The only “problem” is that we don’t always understand what we see. We might feel that something is off in how another acts, but we can’t be too sure what it is, and why it makes us feel uneasy.

This might be because we had a glimpse of “micro-expression” – a genuine display of emotion in the face that can last for a split second, it’s an emotional leak that reveals the true attitude of the person in front of us. Very few people can recognize these expressions and decode them in time, but this skill can be learned and used.

The rest of us may just get a gut feeling they cannot truly explain:

  • “We had a very pleasant meeting but somehow I got the feeling that I’m unwelcome”
  • “He acts all jolly, but something about him feels very sad”
  • “I think we arrived at a bad time, even though Diana denies it,” and so on.

When there’s a contradiction between what we see in the face, and how we feel about it – it might be due to a glimpse of a microexpression and other nonverbal cues.

Why you need to correctly read Facial Expressions

Since most of us are not anthropologists or psychologists, we’re only mildly interested in how it came to be – as long as it works. If I can understand and be understood on a basic level, what more is that to it?

I love practicality too, so believe me when I say there is a good reason for it:

First of all, we’re truly great at identifying these expressions when they come in their pure form, a face expression by the book, so to speak. But this is often not the case. We learn to control our facial muscles, restrain ourselves, and mask our emotions.

We often feel that if others will know how we truly feel we will be vulnerable and they will take advantage of us. Even if we like someone, we won’t show it right away, we want to make sure they like us too, right? These little games are the reason why it’s often hard to identify how others feel by their expressions. Especially when you take into account developed habits of holding face in a certain way that leaves almost a permanent expression on an individual’s face.

Secondly, let’s do a quick acting exercise: I’ll note the emotions and you will correspond with your face (happy, afraid, angry, disgusted, sad, surprised):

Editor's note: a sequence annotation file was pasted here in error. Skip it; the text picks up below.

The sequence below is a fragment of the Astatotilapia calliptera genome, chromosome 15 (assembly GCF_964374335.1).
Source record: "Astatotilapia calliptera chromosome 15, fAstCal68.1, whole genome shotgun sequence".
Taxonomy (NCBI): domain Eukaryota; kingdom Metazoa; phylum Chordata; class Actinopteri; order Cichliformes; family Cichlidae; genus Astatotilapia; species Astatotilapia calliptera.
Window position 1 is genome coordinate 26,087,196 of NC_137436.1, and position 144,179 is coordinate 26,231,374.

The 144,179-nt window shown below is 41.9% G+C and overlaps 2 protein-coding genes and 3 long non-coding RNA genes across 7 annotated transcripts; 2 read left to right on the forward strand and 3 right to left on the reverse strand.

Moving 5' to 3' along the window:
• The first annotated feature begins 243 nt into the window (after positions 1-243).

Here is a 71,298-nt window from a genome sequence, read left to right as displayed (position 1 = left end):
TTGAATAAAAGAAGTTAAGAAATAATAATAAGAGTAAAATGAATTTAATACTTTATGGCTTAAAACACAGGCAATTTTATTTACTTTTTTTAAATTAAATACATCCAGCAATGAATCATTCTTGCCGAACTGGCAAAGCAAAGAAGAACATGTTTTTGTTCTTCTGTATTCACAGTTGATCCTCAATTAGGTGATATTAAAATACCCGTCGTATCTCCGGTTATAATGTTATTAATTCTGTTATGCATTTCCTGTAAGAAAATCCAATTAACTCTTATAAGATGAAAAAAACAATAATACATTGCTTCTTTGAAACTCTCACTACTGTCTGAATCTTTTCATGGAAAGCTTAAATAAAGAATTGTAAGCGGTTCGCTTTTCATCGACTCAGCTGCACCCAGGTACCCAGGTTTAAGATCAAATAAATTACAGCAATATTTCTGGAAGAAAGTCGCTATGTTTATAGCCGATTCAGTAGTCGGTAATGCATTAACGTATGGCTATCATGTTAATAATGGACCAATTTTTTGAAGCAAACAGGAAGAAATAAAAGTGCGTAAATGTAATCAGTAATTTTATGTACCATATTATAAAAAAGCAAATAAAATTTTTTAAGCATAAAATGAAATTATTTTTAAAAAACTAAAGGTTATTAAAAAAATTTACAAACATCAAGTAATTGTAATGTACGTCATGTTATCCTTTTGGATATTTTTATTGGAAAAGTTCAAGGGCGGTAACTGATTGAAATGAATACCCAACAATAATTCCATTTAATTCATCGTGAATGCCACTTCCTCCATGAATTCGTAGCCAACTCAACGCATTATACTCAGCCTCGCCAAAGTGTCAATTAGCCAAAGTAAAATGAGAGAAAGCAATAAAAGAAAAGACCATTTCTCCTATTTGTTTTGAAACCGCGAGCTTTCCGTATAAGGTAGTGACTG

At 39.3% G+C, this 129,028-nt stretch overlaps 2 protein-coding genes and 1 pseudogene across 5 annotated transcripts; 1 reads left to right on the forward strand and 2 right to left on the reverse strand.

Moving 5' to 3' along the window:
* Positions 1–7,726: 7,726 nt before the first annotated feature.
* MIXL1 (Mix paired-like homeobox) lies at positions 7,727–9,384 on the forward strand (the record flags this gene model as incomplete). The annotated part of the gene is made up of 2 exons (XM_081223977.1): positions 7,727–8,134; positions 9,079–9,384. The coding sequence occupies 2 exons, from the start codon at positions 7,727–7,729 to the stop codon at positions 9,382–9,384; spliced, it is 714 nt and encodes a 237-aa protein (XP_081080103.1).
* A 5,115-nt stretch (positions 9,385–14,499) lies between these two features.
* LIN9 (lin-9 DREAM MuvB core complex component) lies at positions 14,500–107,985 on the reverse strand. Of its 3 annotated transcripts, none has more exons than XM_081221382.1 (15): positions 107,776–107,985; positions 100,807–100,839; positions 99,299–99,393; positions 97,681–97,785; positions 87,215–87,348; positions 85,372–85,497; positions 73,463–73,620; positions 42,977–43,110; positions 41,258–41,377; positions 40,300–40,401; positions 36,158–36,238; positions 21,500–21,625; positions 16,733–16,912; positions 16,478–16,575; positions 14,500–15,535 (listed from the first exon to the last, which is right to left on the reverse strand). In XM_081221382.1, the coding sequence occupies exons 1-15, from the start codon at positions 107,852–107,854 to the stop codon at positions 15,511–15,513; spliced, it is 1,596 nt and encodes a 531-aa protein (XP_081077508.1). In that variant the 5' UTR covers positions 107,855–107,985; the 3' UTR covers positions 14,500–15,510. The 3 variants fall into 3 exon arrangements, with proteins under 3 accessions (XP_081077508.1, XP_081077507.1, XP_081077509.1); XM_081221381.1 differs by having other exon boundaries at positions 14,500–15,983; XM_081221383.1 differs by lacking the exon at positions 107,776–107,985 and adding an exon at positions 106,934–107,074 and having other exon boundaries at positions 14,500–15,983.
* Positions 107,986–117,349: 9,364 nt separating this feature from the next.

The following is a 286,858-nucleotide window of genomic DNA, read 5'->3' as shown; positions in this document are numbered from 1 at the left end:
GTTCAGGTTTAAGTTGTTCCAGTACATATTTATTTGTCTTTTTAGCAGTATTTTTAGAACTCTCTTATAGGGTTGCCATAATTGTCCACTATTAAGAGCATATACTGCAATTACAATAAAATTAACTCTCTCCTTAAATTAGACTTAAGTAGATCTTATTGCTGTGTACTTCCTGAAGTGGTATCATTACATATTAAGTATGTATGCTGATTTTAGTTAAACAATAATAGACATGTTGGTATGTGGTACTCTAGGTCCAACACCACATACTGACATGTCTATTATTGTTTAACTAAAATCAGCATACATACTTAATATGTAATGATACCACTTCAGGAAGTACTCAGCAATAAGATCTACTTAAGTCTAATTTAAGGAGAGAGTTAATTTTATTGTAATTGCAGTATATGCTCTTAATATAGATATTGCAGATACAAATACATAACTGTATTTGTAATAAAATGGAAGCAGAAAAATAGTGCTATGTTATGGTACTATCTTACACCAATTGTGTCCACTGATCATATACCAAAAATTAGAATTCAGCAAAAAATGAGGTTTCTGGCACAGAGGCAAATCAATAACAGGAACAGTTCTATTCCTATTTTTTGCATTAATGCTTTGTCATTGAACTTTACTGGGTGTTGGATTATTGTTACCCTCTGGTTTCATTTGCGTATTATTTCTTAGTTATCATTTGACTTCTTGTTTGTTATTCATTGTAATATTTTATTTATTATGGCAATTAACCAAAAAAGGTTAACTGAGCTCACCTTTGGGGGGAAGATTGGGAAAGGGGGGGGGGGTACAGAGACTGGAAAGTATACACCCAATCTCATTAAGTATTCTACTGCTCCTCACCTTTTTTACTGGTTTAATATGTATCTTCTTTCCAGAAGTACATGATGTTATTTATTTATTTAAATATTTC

Try to capture your face while expressing these emotions, and then decide (or even better, let someone else decide) if it’s a genuine display of that emotion. It should look as natural as possible and not overly dramatic. Not that easy, huh?

These 2 points lead to a simple yet interesting result – While we’re born with the understanding of emotions through facial expressions and we’re able to express them easily without a single thought when we take manual control, we sabotage this route of communication. Why? Because most of us suck at it (except those with a natural talent for acting) and we can easily misunderstand each other when we mask our feelings.

And I don’t mean to judge, this is our existing reality like they say it in “house” – everybody lies, sometimes for this reason or another. And we better be ready to deal with it when it matters, right?

This is where learning the basic facial expressions can actually help you: You will be able to identify when someone is genuinely expressing his emotions or just masking another feeling instead (and which one?).

Another option is to take the acting class yourself and practice your face to express whatever emotion you want. It’s not an easy task and it can take a lot of practice, but can pay off. Just be warned, even the best actor, in extreme emotional peaks, cannot hold his guise completely – something will show, and the careful observer can sense and expose it, so play this game at your own risk.

How to Master the 7 Universal Facial Expressions

7 universal facial expressions as introduced by Paul Ekman – and this time, we gonna learn by experience. This is going to be very simple :

1. Take a mirror or a camera to record the results

2. Read the characteristics of each expression and try to mimic them.

3. See if you got that face right. Sometimes it’s not as easy as it sounds.

4. After each facial expression try to see if it affected your mood in any way

Ready? Yes!

How to tell if someone is Happy?

Are they Happy?

A Genuine, fully expressed happy face includes:

  • Wide smile with open mouth – you should see teeth.
  • “Crow’s feet” around the eyes (wrinkles around the eyes)
  • Raised cheeks
  • The eyes squint some
  • Possible wrinkles around the nose.

When we fake happiness we just use a smile with our lips, but a true happy face also includes the upper part of the face, especially the muscles around the eyes (the orbicularis oculi) – Read on the difference between a  true and fake smile.